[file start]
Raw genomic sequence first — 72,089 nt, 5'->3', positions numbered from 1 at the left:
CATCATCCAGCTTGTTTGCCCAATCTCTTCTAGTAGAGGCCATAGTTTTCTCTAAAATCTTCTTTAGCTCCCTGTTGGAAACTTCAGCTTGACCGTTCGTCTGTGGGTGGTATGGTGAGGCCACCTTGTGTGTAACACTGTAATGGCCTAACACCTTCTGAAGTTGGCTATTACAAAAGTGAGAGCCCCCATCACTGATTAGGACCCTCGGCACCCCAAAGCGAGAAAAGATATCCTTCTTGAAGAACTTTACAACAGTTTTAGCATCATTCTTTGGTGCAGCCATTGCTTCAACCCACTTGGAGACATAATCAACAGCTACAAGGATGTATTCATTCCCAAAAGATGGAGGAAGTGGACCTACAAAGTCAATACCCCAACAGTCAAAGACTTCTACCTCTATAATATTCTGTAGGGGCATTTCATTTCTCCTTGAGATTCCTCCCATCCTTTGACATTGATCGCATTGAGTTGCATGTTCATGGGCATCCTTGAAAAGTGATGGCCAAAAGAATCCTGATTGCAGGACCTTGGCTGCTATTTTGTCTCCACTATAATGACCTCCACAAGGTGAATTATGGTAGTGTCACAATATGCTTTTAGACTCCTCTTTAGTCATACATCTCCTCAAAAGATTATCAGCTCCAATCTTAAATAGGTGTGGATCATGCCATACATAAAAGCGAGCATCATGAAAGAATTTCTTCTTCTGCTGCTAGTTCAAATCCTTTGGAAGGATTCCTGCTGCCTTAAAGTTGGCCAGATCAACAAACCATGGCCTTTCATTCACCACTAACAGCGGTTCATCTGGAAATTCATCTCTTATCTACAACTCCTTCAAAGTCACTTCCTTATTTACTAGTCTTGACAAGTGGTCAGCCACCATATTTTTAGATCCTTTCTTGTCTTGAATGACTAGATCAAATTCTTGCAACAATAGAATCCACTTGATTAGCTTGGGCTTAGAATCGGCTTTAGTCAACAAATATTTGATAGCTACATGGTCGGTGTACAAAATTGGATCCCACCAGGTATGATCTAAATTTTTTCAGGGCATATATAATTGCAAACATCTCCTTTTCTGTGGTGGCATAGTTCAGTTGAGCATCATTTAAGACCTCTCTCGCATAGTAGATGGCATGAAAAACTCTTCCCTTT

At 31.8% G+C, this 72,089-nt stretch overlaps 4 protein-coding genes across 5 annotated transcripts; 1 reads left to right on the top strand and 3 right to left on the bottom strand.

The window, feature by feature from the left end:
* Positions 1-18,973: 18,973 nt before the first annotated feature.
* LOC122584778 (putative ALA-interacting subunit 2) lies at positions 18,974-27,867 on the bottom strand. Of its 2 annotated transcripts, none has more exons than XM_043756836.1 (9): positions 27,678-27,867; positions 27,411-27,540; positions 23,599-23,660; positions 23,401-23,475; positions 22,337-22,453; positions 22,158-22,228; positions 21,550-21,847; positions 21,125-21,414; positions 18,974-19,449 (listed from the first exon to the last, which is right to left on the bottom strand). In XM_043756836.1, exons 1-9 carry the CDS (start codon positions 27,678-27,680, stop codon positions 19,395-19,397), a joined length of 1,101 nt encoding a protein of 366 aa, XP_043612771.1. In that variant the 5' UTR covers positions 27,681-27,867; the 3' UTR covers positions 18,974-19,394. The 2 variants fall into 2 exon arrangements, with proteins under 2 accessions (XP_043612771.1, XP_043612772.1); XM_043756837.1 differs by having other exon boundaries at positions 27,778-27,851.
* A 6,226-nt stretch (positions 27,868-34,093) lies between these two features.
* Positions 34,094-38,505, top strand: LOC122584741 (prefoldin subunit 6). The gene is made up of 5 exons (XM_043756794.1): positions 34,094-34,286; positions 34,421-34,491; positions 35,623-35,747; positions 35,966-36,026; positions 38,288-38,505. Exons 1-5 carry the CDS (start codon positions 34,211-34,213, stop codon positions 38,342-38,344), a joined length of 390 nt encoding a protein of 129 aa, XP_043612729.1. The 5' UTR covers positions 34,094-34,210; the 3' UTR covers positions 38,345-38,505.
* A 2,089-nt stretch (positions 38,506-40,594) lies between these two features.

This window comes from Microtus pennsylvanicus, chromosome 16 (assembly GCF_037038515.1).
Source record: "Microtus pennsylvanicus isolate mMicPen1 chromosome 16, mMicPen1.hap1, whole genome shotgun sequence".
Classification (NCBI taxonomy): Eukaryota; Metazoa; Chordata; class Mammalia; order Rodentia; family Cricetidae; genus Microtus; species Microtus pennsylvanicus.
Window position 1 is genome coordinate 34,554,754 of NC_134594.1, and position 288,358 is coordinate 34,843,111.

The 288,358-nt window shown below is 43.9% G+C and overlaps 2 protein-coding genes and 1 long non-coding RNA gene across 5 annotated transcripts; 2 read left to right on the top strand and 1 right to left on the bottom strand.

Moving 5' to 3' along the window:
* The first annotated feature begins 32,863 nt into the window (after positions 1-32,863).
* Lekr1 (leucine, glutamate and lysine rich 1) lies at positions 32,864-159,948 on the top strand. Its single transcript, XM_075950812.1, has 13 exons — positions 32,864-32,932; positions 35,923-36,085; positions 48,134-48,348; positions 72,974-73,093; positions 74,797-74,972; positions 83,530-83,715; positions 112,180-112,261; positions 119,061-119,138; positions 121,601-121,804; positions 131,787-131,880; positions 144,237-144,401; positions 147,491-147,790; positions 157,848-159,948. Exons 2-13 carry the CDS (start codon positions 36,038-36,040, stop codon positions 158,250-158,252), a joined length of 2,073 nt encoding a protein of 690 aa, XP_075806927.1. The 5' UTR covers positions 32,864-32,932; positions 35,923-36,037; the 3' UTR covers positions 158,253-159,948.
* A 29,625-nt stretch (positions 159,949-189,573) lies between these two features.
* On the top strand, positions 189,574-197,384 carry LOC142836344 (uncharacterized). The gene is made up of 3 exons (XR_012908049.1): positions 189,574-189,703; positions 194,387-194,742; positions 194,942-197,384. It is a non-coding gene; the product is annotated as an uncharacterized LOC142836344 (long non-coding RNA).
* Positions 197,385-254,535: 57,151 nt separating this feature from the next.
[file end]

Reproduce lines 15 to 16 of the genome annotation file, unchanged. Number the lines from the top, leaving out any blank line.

Moving 5' to 3' along the window:
* The first annotated feature begins 32,863 nt into the window (after positions 1-32,863).